Indeed, to keep this post down to a readable length (and thereby breaking the habit of a lifetime), I shall confine my observations to one aspect in particular of their activities, namely negative campaigning.
Here in cosy, friendly Canada, for example, we live under the iron fist (well, not exactly, but I'm in a negative campaigning mood) of a prime minister and ruling political party which are enthusiastic proponents of the negative political campaign. Indeed, these fine bullies - er - men and women - in 2011 rode a wave of public apathy into majority government power based largely upon a ruthless (and desperately boring) campaign of negative advertising, targeting the former leader of the second largest political party in the country. It was so successful that the historically dominant political party in the country was thrashed into a lowly third place in the general election. There were big smiles from the winners and the second place party (which by the way, didn't engage in the same tactics but benefitted from the winner's partisan and rather dishonest approach).
You could say that the losers had it coming, and quite possibly you'd be right - it was a party that had become very comfortable with its view of the world. I think that they would have been out of power, or at least power-sharing, anyway.
However, the issue for me was the dishonesty surrounding the negative, 'attack' advertising campaign, which almost entirely targeted one man (the prospective prime minister), with little more than speculative comments and statements based upon misinformation. The 'facts' were presented as significant when in fact the entire message was entirely assumptive and opinion-based, when the entire thing was postulated from a highly partisan, twisted perspective and clearly designed to paint a very one-sided picture of the man in question. At the time I found it rather feeble, rather pathetic, rather unconvincing and even counter-productive, but it worked. I despaired of the voters who fell for the campaign. Frankly, I thought, if you're going to swallow that kind of crap, you deserve the pain it brings you.
Just this week I've come across another fine example of negative campaigning, courtesy of Bill Maher (if you click his name, it will link you to his blog site), who despite not being totally in line with all of my opinions, is an incisive comedic political commentator down south/over the border or in the land of 'shoot first, ask questions in the bar afterwards'. It seems that a gubernatorial competition (I had never heard of the word 'gubernatorial' before I came to North America; it sounds like something plucked from a 70s cartoon series, but it's a real word...) has witnessed a rather blatant example of the strategy in question recently. Apparently one of the candidates has a dark secret, one that has somehow been unearthed by his implacable opponents. It's appalling (allegedly), horrendous (allegedly) and makes him unfit to govern (OK, I'm laughing because I know what's coming next).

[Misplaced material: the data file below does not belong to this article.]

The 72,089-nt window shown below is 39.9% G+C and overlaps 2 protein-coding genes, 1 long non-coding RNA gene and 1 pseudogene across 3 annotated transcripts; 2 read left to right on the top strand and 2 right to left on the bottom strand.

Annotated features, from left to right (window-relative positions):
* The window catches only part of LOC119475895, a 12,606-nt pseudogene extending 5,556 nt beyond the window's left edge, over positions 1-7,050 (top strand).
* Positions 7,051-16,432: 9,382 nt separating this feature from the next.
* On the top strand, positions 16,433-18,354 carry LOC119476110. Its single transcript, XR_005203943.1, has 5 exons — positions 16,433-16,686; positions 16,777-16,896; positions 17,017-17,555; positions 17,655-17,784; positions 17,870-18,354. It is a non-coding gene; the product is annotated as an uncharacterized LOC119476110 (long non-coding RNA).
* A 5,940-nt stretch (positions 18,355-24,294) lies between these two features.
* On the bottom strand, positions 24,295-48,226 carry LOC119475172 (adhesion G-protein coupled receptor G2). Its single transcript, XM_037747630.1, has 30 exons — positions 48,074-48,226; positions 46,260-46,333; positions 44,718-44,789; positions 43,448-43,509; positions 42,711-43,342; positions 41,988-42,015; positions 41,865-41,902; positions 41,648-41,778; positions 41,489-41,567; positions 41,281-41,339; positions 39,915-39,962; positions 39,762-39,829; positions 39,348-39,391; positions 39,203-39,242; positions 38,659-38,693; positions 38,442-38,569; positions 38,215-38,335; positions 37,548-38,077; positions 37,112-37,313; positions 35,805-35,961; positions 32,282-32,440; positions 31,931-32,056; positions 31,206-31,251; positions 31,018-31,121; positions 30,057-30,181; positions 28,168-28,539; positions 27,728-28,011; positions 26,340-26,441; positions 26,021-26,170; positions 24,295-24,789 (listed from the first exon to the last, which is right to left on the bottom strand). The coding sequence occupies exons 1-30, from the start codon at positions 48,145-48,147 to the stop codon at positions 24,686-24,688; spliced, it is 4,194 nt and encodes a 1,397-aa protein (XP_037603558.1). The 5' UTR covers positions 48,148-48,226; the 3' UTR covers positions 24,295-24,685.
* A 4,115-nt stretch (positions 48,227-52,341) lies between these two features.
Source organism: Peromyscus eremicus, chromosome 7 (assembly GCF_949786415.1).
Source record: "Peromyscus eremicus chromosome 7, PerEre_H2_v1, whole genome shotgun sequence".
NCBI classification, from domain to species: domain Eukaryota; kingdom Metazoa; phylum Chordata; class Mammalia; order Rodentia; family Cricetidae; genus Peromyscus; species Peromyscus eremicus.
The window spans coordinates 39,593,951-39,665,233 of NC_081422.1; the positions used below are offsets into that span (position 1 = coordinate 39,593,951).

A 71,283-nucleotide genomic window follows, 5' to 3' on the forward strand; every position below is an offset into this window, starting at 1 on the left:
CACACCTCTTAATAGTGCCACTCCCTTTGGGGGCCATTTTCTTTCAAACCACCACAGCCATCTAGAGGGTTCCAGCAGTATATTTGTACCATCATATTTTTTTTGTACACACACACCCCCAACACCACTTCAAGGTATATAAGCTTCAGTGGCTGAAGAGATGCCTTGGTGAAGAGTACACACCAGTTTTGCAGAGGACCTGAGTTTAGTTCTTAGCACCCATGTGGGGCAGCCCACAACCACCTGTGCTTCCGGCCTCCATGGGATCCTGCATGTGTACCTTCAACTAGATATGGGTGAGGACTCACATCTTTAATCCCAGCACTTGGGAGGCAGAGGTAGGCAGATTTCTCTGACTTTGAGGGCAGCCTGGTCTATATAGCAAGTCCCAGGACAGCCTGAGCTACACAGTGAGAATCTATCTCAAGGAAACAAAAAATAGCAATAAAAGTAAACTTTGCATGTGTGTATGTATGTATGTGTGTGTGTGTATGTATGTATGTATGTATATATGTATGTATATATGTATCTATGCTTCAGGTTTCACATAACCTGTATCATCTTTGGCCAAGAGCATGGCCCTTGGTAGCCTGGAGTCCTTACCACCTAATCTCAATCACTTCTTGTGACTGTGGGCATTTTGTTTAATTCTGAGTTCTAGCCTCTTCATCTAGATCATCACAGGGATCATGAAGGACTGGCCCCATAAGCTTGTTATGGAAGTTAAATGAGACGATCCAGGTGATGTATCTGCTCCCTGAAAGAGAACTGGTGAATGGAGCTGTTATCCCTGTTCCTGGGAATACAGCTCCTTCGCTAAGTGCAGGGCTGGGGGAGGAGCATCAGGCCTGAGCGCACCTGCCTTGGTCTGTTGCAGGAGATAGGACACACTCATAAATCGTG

His secret - the secret of a man in this fifties (I believe) is that when he was at college (so; thirty years ago, as a young man), he...take a deep breath, this will shock you...with a group of friends....visited a strip club (cue dramatic fanfare)!!!! This incident is now being sold to the voting public as evidence of his unfit...um...I'm going to go with 'unfitness' and be damned for it...to oversee his state's governance. I'm not making this up.
I'll limit myself to the most obvious observations which should make this a joke, and therefore ignored by the voters:
1. It was thirty years ago, he was a young man goofing around, and if he isn't a very different person by now, I'd be astonished.
2. This is the worst thing his opponents could find to say about him. Either they have no platform of their own (highly likely) or they are very unworldly and are unfit to govern - or of course, both.
3. If the voters are going to be swayed by this kind of a 'revelation', then they shouldn't really have the right to vote. I mean, really, come ON!
What voters seem to ignore when faced with negative campaigns - and, by the way, the same principle is true in a criminal court when one side resorts to attacking the character of a witness - the attackers have little or no argument of their own and so are reduced to muddying the waters with what amount to insulting implications, judgements and in many cases; lies. Creating an impression of negativity is all that matters; the truth is lost amid the whirlwind of accusations and denials. This, of course, is exactly what the attacking side is seeking, and in my opinion it's not a clever tactic, it's fundamentally misleading and dishonest.
When a person, group or political party resorts to negative tactics, they lose my respect and my vote for these reasons. I have a hard time understanding why voters don't feel the same way. The main factor in this may of course be (brace yourself for a controversial statement of a controversial opinion) that there are a lot of opinionated fools out there; that there are a lot of stupid voters. I happen to think that when voting, we can't afford to behave stupidly; we have a civic responsibility to think hard about our choices, and in order to do so, to think about the positive effects of every choice.
In other words: what do we WANT, instead of what do we NOT want.